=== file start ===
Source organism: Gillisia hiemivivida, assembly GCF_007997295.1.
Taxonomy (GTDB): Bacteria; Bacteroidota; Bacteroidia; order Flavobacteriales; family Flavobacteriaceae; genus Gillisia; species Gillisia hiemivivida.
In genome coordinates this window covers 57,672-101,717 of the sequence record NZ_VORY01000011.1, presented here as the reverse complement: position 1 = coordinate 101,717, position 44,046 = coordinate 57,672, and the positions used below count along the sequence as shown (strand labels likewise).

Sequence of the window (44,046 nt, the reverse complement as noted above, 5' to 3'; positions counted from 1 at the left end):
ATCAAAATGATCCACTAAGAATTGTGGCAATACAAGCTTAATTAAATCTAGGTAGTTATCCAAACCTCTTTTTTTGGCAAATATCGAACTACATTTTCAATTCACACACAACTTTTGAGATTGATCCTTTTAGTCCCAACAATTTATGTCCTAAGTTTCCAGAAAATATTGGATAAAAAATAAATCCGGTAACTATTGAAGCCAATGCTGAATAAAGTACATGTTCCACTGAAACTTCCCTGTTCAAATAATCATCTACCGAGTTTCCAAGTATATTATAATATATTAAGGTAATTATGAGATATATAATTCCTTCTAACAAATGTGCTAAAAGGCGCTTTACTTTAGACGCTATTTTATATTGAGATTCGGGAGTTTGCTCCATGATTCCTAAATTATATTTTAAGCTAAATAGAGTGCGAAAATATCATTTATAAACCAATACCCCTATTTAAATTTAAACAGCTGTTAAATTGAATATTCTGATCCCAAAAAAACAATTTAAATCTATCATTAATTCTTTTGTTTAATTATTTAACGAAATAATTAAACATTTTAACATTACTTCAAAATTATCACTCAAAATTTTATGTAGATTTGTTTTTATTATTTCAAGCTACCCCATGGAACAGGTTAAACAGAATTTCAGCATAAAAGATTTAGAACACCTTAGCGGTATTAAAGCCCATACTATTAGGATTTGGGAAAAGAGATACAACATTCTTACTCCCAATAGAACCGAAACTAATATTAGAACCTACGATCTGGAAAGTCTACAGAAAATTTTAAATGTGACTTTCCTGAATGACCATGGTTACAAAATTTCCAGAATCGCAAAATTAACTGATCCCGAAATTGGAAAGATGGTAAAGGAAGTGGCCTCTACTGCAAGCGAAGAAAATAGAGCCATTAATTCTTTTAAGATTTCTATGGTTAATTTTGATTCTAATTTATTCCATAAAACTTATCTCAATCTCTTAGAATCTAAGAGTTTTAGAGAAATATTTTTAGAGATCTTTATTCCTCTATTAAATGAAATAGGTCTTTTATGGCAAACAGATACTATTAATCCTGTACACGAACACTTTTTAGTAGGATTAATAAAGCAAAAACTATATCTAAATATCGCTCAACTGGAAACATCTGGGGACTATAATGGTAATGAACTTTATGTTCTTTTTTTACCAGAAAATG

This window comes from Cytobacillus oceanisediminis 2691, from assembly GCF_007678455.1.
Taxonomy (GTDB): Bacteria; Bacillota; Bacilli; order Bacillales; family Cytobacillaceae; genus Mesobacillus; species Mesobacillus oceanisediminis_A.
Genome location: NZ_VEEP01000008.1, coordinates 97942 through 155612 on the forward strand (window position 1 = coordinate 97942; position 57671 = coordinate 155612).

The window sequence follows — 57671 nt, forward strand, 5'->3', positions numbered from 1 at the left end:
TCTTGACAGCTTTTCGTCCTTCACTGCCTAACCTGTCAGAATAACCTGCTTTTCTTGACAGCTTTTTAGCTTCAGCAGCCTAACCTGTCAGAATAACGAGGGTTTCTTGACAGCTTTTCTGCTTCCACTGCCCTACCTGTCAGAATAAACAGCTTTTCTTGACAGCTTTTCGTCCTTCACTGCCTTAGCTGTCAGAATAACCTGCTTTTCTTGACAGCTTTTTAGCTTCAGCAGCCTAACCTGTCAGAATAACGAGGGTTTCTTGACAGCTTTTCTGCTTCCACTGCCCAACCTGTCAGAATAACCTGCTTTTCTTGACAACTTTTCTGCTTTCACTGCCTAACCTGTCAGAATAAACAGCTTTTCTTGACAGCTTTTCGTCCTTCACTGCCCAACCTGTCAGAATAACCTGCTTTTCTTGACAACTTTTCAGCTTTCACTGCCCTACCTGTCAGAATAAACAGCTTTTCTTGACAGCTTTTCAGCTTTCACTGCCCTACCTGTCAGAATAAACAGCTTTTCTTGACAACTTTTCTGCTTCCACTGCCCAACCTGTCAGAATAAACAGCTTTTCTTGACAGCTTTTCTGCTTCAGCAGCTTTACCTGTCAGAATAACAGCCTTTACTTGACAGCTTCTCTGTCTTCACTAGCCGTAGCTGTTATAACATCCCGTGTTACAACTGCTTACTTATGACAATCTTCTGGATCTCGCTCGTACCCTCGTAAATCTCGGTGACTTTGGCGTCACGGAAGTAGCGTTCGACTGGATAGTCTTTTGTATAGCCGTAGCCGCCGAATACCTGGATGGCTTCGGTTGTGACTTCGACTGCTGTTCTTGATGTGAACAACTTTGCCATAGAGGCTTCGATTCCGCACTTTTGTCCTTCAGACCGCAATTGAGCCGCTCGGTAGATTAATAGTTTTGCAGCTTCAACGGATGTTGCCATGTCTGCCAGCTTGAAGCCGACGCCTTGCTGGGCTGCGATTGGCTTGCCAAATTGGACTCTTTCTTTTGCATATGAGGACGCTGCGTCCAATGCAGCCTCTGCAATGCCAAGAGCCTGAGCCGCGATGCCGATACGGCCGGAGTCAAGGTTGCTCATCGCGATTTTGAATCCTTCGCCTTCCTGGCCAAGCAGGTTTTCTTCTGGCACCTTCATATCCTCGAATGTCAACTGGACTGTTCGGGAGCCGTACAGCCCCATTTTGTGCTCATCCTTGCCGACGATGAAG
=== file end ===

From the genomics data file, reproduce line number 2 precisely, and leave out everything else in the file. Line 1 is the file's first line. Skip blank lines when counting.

Taxonomy (GTDB): Bacteria; Bacteroidota; Bacteroidia; order Flavobacteriales; family Flavobacteriaceae; genus Gillisia; species Gillisia hiemivivida.